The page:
He is not a guy, Mark Jackson said, who "wears my red shorts under my suit." His St. John's playing days are long gone. And "there was never a side of me," the former Knick said, "that I was shaking my head" after being passed over for the Knicks' head coaching job.
But Jackson's return Wednesday night to the scene where he committed many grand basketball acts was "special," he said repeatedly. It was his first time at Madison Square Garden since he became coach of the Golden State Warriors, his first time in the self-proclaimed World's Most Famous Arena since elaborate Garden renovations.
"They got fancy on me," he said. "I don't even know my way back to the locker room. They did an outstanding job. First rate."
At 47, Jackson has moved on. In his second season with Golden State, he has turned a 23-43 team into a winner, 33-24 going into Wednesday night's game, when among his major concerns was replacing the scoring and rebounding of former Knick David Lee, suspended without pay for one game by the league for Tuesday's shoving match with Indiana's Roy Hibbert.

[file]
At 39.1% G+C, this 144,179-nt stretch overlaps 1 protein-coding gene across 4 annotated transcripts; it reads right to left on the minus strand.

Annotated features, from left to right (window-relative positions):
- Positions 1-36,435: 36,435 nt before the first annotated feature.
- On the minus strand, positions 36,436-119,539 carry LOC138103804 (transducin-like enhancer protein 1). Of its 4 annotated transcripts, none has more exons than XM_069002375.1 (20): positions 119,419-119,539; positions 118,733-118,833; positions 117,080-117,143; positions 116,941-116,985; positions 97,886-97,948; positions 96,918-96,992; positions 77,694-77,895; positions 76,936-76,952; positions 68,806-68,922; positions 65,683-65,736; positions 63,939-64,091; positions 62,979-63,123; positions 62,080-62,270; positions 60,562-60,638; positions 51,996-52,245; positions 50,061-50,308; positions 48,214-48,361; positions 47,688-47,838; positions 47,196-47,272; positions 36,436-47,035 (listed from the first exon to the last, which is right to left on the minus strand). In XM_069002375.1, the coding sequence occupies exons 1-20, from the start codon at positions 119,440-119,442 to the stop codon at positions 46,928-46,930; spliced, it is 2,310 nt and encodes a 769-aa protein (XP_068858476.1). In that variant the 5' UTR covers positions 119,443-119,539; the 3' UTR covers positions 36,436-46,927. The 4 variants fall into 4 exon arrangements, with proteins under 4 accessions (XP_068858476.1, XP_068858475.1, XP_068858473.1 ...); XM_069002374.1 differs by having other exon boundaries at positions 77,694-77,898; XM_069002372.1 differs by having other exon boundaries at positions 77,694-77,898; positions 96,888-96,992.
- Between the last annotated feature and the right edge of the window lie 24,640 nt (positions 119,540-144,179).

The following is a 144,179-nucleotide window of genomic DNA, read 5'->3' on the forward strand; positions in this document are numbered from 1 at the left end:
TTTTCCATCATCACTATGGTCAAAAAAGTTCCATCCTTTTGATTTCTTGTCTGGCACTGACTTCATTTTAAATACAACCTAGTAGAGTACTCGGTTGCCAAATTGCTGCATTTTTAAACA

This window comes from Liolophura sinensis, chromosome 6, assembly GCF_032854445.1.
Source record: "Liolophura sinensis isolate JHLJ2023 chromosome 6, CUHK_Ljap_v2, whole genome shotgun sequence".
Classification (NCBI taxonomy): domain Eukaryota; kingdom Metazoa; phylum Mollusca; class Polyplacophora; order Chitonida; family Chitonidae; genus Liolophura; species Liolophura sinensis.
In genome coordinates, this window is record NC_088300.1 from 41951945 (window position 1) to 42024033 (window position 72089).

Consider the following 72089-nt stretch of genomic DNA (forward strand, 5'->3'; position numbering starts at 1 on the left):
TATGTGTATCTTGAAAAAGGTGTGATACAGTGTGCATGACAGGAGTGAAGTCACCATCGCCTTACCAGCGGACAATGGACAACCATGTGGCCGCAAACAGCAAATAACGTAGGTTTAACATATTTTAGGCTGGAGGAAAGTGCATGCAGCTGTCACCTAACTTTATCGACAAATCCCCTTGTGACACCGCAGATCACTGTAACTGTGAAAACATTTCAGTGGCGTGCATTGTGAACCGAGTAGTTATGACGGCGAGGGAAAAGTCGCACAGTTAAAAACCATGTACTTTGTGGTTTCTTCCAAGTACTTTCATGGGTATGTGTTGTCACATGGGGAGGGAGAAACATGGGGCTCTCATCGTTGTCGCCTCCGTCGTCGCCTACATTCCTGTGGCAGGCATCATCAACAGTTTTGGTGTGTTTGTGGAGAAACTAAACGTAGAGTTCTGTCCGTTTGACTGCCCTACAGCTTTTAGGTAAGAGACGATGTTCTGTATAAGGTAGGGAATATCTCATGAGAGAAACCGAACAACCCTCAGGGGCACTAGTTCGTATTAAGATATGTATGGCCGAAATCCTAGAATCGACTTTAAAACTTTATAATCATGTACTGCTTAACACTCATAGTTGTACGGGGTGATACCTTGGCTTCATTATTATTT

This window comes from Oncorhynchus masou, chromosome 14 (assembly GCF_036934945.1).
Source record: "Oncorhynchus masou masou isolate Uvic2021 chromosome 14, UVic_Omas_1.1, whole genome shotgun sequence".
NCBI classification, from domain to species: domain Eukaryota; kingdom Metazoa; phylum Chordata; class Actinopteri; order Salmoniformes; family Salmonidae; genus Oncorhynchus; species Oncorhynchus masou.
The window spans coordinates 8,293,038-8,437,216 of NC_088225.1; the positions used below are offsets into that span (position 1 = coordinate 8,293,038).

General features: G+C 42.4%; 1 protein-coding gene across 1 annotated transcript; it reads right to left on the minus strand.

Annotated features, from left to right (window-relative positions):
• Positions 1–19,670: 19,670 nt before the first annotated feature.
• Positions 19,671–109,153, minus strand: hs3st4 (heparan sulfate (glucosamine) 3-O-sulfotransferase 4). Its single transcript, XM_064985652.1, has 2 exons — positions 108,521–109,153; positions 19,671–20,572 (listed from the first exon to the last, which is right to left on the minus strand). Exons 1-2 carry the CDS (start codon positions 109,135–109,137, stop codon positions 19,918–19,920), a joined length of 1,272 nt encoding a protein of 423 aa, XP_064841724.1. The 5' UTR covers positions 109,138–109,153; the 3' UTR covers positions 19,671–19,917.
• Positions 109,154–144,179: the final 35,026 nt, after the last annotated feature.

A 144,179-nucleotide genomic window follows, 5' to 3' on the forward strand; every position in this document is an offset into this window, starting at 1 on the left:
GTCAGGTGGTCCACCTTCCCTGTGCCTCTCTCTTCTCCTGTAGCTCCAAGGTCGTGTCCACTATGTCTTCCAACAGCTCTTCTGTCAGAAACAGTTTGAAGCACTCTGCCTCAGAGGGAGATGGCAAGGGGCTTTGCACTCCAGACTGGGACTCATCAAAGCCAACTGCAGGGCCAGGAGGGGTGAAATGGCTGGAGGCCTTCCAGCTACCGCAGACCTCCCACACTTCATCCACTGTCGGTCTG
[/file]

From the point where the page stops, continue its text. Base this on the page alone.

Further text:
"Didn't think he deserved it . . . we don't agree with it," Jackson said, "but we're a no-excuse basketball team. The mission remains the same."
The setting, though, was decidedly different, a place where Jackson began leaving his footprints while still in high school at Bishop Loughlin in Queens; his summer-league team won a championship game at the Garden, which was home through his four seasons at St. John's and seven of his 17 NBA years with the Knicks.
It was "kind of funny," he said, that his wife's first road game since he took the Warriors job was here. They walked around town during the day, he said, and "a lot of people at 4:30, 4:45, were, like, 'What is this dude doing in this store?' "
"I really didn't know how it was going to hit me," Jackson said of his Garden coaching debut, where he marveled at running into familiar faces among security guards and building employees, "people who knew me as a kid, who understood what my dreams were and played a part in that. So, it's special."